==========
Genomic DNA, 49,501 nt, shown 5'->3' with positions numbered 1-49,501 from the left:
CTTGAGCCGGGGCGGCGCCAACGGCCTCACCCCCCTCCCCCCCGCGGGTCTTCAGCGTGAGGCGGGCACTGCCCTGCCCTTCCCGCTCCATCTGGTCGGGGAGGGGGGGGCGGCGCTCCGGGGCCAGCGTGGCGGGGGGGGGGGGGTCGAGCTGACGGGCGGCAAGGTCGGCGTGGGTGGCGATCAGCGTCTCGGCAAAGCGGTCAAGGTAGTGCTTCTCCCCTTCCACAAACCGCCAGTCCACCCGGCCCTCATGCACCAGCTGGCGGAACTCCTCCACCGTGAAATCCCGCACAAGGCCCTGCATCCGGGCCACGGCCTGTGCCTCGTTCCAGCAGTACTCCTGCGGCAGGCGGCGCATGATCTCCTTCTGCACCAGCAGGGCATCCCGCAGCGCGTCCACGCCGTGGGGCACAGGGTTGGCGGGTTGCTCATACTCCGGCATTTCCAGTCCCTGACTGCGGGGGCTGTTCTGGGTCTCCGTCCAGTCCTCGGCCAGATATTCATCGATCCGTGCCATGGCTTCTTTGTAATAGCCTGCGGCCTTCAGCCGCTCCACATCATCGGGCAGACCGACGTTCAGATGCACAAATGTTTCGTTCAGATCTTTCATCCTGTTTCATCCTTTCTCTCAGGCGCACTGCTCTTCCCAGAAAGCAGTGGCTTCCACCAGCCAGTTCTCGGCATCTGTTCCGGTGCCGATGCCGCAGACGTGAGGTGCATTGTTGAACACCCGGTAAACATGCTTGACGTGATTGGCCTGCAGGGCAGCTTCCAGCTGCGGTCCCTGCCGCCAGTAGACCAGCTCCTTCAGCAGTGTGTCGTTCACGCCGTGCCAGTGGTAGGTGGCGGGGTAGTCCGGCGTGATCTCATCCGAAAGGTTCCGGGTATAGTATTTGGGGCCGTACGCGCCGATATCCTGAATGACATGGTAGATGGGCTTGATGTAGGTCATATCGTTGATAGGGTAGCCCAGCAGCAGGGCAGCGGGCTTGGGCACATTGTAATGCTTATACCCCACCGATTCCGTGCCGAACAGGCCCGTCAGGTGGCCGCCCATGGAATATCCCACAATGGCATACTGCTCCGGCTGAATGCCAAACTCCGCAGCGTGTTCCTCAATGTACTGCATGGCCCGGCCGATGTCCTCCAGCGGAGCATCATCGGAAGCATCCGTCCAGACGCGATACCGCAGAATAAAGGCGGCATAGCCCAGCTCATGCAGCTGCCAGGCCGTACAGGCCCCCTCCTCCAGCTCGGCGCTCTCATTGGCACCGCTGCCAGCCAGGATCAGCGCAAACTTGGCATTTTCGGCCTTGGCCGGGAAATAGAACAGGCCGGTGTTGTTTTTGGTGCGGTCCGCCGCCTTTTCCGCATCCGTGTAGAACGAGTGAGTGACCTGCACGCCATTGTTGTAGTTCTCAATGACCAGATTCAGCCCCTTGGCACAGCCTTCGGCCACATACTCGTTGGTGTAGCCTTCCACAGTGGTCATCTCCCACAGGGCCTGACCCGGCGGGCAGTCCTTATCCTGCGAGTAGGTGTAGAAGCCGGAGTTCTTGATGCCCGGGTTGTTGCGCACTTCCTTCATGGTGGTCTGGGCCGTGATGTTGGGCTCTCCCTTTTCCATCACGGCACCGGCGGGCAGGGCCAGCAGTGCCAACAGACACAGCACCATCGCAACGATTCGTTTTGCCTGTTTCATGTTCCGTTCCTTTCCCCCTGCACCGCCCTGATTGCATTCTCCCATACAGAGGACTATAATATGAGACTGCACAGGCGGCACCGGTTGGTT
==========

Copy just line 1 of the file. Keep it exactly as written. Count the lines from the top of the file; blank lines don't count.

Genomic DNA, 49,501 nt, shown 5'->3' with positions numbered 1-49,501 from the left: